Trailer released for new Adventure Time series that will answer the show's biggest question
Cartoon Network will be producing a miniseries called Adventure Time: Islands that explores Finn's mysterious and seldom addressed past. It will see him, BMO and Susan leave Ooo on a voyage of discovery. In the eight episode exploration the programme will aim to answer what the fans have always asked: what happened to all the other humans? Luckily, you won't have to wait very long for Adventure Time's second miniseries - after Adventure Time: Stakes - because it will broadcast on Cartoon Network over four nights from January 30, 2017.
Tessa Waters chooses seven young artists across the world to mentor
Voice favourites, Zach and Viggo, are among seven artists chosen to be mentored by Melbourne-based comedian and clown, Tessa Waters. In her own words:
" Together we will build a unique program based on; where they are in their careers, what they want to achieve and where they want to go in the future. The program is FREE for the artists involved and I hold no creative ownership over what they create. I want to support them in finding their creative voice, becoming more savvy and confident and in finding a balance between self-care and a successful and sustainable artistic career."
The project is using Patreon to crowdfund itself and, after being lucky enough to have been mentored by many artists herself, Waters plans to take all of that and pass it on to the next generation of entertainers.
Hip-hop icons, J. Cole and Kid Cudi release impressive new albums
After a quiet period due to mental health worries, Kid Cudi is back with an experimental record, Passion, Pain & Demon Slayin'. The massive 19-track album features the likes of Pharrell Williams - obviously because whose album isn't he on these days - Andre Benjamin and Willow Smith. In one way, it's classic Kudi, flashy, all production, and an unpredictably sensory feast. In another, it's more futuristic than ever, though less upbeat, perhaps on account of his recent struggles. It's more than worth a listen. Make sure you do nothing else let it fully pour into your ears.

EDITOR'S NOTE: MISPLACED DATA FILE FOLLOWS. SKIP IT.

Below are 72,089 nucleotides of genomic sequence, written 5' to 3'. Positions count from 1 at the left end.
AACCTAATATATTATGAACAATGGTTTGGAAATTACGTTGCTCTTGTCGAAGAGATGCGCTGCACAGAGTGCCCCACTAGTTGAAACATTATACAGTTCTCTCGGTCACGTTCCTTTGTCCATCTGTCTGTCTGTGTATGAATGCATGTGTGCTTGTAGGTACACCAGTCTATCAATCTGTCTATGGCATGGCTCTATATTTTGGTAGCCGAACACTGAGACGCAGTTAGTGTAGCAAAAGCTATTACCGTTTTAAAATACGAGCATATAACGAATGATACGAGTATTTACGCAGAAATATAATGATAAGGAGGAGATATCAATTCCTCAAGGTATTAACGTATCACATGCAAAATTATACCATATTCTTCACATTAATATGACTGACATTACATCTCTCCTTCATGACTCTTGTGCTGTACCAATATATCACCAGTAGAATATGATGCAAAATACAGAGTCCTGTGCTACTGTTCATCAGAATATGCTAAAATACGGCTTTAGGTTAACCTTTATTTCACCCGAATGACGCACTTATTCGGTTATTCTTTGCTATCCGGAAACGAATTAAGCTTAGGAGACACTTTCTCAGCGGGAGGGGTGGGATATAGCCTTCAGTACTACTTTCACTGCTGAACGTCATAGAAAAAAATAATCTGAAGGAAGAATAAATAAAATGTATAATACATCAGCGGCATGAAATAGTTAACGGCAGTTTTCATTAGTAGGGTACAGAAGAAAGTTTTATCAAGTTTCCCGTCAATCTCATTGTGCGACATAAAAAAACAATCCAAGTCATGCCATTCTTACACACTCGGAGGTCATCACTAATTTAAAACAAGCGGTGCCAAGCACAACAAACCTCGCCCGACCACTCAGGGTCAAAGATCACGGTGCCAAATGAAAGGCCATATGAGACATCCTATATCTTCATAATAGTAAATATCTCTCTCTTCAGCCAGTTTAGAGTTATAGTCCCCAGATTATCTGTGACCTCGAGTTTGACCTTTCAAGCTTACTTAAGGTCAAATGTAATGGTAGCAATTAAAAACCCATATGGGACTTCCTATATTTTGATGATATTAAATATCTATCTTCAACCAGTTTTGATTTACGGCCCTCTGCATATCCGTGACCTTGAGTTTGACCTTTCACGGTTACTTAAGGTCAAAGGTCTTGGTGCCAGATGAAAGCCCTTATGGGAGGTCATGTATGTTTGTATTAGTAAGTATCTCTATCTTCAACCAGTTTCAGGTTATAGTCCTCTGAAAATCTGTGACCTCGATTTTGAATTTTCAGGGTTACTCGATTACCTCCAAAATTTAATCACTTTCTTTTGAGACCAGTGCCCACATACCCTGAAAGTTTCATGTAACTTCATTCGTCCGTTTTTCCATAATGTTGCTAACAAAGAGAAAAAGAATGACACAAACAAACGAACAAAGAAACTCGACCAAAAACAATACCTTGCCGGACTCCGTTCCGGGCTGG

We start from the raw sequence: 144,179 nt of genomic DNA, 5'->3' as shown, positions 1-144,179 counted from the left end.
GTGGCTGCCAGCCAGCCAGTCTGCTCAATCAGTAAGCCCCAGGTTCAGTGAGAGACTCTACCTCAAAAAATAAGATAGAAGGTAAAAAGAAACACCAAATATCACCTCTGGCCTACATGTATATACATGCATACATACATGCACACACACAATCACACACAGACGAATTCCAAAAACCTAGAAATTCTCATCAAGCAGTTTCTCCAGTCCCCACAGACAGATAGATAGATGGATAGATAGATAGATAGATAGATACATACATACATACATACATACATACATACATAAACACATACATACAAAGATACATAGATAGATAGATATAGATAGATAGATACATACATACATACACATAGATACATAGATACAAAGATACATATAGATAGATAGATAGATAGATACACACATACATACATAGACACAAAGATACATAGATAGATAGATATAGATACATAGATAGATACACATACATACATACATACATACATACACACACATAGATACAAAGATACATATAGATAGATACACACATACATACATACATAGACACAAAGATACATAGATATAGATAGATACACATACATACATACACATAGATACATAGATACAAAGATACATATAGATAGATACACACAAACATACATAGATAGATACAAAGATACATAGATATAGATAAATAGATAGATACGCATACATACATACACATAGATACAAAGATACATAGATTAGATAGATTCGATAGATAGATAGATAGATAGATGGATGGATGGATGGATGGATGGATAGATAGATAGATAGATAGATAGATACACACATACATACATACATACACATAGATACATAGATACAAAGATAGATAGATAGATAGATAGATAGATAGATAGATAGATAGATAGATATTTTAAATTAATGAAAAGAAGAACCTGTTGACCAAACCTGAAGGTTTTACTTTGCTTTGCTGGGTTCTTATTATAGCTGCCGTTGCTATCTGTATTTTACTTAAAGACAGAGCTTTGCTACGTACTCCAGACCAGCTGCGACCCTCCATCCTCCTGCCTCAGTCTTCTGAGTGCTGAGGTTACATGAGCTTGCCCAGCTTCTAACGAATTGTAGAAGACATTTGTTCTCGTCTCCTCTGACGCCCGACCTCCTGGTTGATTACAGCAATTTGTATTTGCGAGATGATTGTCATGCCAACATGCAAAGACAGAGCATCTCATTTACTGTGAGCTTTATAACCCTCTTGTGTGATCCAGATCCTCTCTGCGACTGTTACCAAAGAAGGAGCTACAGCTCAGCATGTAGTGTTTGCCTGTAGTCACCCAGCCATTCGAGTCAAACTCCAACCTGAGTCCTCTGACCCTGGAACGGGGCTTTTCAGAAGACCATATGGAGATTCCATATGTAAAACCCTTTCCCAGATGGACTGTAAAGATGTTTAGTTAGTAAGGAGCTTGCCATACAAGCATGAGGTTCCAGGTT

J. Cole has cranked out another classic sounding hip-hop album, 4 Your Eyez Only, filled with the influences he pulls from the rappers of his childhood. The lyrics are more novel and there is a clear shift towards synthetic sounds and modern electronic bass beats. The album addresses all the domestic issues you'd expect from Cole, relationships and family and such as well as being the latest artist to address the race relations in America and crimes against Black people. It feels nostalgic and regretful as well as hopeful and more fun than previous albums. Listen to the most clever songwriting he's ever come out with and be impressed.
With all the talk of diversity at the moment, I personally feel it is worth mentioning people who feel like the push for diversity of ethnic minorities happens at the detriment of mobility for White people. It is difficult, if not impossible, for White people to grasp the difficulties that people of colour face simply by looking a certain way or having parents from a certain place. Experiencing the intimidation for being from a minority as well as for attempts to redress the imbalance is infuriating but, indeed, it doesn't excuse what is being referred to as 'positive racism'.
However, the assumption of people who feel like their skills are being sidetracked for the sake of recruiting or highlighting diversity at the expense of qualification is pernicious. We are as qualified as you. Some of us have managed to break into spheres populated by graduates and postgraduates, interns at powerful companies and the otherwise professional. And so, it is worth sitting on the thought that the value of increased diversity makes the successful candidate of colour with as much, slightly less, or, perish the thought, more experience worth more than hiring someone who looks like everyone else in these industries.
There is a great deal more to say on this issue, there are issues on either side, and it is absolutely more than black and white, pun intended. However, have a watch of Variety's Actors on Actors webisode, Kerry Washington and Aziz Ansari, it features two of the highest profile actors on television, both ethnic minorities, who addresses their own experiences on the matter. After that, watch the rest of the Actors and Actors for enlightening takes on acting, the industry, the things the actors are in and a lot of topics beside.
Isis Sky and Sienna James contributed to this bulletin
Cover image courtesy of Flickr/theklan